The frequency response shown in FIG. 2 was designed in conjunction with the idealized speech spectrum ofa male voice as shown in FIG. 3 with, as hereinafter described, preemphasis in the transmitter to flatten the idealized speech spectrum as indicated in FIG. 3. If at the modulator the peak frequency deviation is i 3KHZ at the 44OI-lz peak of the preemphasized voice spectrum, the graph of relative modulation index versus frequency is as illustrated in FIG. 3. It is evident that there is no need for an increase in open loop gain below 300Hz or above 3,000Hz since the voice signal power is low outside this range.
In order to restore the demodulated voice signal substantially to the original frequency spectrum, a deemphasis network is provided after the demodulator and, for this purpose, it is preferred to utilize a deemphasis network which substantially flattens the frequency spectrum of the noise signal which tends otherwise to increase linearly with frequency so that the deemphasis network not only restores the original voice signal frequency spectrum, but suppresses the noise signal.
Utilizing the preemphasis and deemphasis techniques as described generally above and as are hereinafter specifically disclosed, the closed loop response of the phase locked loop at various carrier-to-noise spectral densities as shown in FIG. 4.
In addition to the above, a clipping network is used in the transmitter between the preemphasis circuit and the modulator. The clipping network performs the function of limiting the peak frequency deviation at the modulator output so that such deviation may not exceed a maximum value, thus assuring that the FM signal will not deviate beyond the tracking limits of the phase locked loop demodulator. The peak frequency deviation so obtained is held to a value which the phase locked loop can demodulate intelligibly at the lowest useful carrier-to-noise ratio.
A preferred embodiment of the invention is illustrated in FIG. 5 and certain of the components and their characteristics are detailed in FIGS. 69. The system as shown in FIG. 5 includes an input transducer in the form of the microphone connected to the preemphasis network 22 shown in detail in FIG. 6a. As reference to FIG. 60 will reveal, the input terminal 50 of the preemphasis network 22 is coupled through the series capacitance-resistance 56,58 and the resistance 60 in parallel therewith to the operational amplifier 54 and feedback is provided through the medium of the feedback resistance 62. As stated above, the preemphasis network 22 modifies the incoming voice signal to flatten the frequency distribution thereof to obtain the requisite output at the terminal 52.
FIG. 6b shows the frequency response for the preemphasis network obtained by the capacitor 56 and resistors 58,60 and 62. Specifically, the frequency response is flat and provides zero db gain below 300Hz, is flat above 3,000Hz and provides a 20 db per octave characteristic between these limits, as shown.
Returning to FIG. 5, the modified voice signal obtained from the preemphasis network is applied to the clipper network 24 which is shown in FIG. 9. This network simply takes the form of a resistor 98 connected between the input and output terminals 94 and 96, in combination with the oppositely poled diode pair 100,102 connected to ground potential. The input voltage level is set so that the clipping level is approximately 12 db below the peak voice signal and the out put controls the frequency of the oscillator 26 having a center frequency of 100K Hz.
In the receiver portion of the system, the received signal is first amplified at 28 and is then applied to the multiplier circuit 36 corresponding to the multiplier 12 of FIG. 1. The 5K Hz low bandpass limited at and pass filter 38 corresponds to the filter 16 of FIG. 1 and the loop filter network 40 is shown in detail in FIG. 7. Using the notations in which the various components associated with the operational amplifier 60 are such that capacitances 62, 66, 72 and 76 are designated C C C, and C, respectively and the resistors 64, 68, 70, 74, 78 and 80 are designated R R R R R and R respectively, the following parameters apply for the phase lock loop:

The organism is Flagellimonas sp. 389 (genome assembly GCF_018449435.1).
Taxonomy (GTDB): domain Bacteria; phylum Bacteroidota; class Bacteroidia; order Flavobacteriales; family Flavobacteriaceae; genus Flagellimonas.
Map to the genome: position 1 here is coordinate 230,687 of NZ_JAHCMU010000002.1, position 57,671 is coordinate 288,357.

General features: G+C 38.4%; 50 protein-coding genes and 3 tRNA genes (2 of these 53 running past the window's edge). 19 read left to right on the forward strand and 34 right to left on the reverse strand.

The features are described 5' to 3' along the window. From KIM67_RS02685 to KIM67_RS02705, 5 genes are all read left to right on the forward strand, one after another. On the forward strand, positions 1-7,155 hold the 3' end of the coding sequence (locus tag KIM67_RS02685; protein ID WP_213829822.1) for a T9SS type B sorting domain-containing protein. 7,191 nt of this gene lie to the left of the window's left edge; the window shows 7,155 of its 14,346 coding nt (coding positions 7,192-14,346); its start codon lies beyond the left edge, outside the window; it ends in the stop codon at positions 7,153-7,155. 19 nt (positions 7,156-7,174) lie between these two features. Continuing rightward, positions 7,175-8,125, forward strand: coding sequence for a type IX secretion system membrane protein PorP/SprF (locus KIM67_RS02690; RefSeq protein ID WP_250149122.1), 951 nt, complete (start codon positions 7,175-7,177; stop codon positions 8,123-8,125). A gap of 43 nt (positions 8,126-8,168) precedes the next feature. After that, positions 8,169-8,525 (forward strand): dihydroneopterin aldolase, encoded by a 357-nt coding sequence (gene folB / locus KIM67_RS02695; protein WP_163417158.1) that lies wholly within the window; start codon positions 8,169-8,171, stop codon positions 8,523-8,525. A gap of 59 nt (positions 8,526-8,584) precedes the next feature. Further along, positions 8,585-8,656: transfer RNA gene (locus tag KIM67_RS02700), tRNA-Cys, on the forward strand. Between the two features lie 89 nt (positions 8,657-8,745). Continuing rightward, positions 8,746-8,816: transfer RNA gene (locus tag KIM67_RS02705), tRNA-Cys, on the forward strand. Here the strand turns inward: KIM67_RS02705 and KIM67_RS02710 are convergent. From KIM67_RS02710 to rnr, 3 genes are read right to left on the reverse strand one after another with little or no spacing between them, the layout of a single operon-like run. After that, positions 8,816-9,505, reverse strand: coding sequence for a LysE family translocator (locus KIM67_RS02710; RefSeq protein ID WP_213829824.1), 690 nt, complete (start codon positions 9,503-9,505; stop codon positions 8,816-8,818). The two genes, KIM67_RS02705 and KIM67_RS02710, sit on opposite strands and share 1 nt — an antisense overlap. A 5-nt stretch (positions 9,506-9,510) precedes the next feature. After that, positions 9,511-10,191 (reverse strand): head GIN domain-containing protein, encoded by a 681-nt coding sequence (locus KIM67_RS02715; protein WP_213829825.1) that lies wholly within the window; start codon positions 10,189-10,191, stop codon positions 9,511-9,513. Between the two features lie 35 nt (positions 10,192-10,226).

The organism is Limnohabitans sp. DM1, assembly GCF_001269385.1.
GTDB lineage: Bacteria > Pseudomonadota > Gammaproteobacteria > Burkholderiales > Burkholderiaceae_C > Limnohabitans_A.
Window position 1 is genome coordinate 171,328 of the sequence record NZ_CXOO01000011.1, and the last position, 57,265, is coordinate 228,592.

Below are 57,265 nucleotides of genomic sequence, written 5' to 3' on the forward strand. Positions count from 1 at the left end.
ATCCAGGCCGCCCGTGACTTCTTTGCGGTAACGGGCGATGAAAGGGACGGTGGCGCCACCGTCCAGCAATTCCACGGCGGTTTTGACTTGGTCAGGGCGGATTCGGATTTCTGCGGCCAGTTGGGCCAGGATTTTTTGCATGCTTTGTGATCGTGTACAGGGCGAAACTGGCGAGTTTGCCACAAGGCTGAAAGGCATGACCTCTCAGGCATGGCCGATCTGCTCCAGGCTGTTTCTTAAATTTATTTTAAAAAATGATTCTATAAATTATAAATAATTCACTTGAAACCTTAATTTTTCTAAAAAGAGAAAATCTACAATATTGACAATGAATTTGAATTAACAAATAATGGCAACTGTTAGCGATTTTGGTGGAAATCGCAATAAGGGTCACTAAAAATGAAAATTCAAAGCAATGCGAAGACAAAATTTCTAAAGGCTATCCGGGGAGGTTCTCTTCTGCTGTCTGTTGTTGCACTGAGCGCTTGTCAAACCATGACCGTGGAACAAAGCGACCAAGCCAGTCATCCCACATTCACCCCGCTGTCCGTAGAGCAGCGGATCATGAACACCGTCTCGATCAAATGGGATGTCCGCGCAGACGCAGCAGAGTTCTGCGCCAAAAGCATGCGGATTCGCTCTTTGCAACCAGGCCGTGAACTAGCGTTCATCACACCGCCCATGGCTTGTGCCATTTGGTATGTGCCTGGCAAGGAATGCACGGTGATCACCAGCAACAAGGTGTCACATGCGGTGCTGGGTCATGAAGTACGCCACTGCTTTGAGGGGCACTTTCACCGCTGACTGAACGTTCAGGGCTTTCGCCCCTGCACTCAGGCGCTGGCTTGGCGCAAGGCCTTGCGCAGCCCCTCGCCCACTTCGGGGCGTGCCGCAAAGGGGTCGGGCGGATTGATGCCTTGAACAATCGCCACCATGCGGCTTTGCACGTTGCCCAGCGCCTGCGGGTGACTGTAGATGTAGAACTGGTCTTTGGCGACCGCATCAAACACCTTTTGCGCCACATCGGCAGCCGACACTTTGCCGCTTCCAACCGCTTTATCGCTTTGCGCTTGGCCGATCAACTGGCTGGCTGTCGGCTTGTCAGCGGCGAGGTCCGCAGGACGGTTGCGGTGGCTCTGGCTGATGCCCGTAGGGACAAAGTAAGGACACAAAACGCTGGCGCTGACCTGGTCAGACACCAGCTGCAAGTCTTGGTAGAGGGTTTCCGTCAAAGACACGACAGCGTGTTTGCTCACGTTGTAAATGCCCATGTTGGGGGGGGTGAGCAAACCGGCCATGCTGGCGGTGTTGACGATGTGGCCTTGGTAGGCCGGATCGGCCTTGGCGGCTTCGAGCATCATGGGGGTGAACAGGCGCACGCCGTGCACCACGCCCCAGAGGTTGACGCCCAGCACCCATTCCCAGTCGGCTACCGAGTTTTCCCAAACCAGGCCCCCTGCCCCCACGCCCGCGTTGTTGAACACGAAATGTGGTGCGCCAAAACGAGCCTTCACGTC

Open Loop Transfer Function Demodulator Signal Parameters and Component Values Carrier and VCO signal levels AB L25 volts/radian Multiplier Transfer Constant -Continued Demodulator Signal Open Loop Transfer Function and Component Values Parameters b,- /21r C -,(R +R,,) b,=l.5 Hz a, z /2'rr C R a, 16 Hz a; V211 R,C a 160 Hz b; V277 R C, b 360 Hz u z V277 C4(R4 R5) b 800 HZ a;, V211 C R a 3000 Hz a, /21r C (R R a, 13,000 Hz b, /2-:r C R b, 50,000
The characteristics of the phase lock loop provided by the circuits 36, 38, 40, 42 and 34 of FIG. 5 are illustrated in FIG. 10.
The signal V(t) is applied to the deemphasis network 44 after which the voice signal is applied to the amplifier 46 driving the speaker 48. The deemphasis network is shown in detail in FIG. 8a and has the response indicated in FIG. 8b. The input and output terminals of the deemphasis network are indicated at 82 and 84 and the network itself will be seen to include the input resistor 88 connected to the operational amplifier 86 provided with the feedback resistor 90 and the capacitor 92 in parallel therewith.
In practical application, the received carrier may vary over :5 KHz due to dopp'ler frequency shift along the aircraft to satellite link, and instabilities in the aircraft modulator VCO. At the ground station, the phase locked loop demodulator will not only have to track this range of carrier frequencies, but will also have to acquire the carrier upon reception of each voice transmission. For the phase locked loop to track large deviations in carrier frequency, and also keep the phase error at the multiplier to a minimum, a high open loop dc gain is required. The static phase error between the received carrier and demodulator VCO is given by 5 o iva where w, is the carrier frequency in radians per second, and m is the demodulator VCO frequency in radians per second. To maintain a static phase error of 5 over a carrier frequency range ofiS KHz requires a dc open loop gain of 3.6 X 10 or 111 db. To introudce this dc gain in the open loop transfer function and at the same time maintain the open loop transfer characteristics of a modified second order loop, it was necessary to increase the loop gain by utilizing a lag-lead network at 1.5 Hz and 16 Hz, respectively. This lag-lead network along with an increase in dc gain, K,, of the loop filter, provides the necessary increase in gain of the open loop transfer function.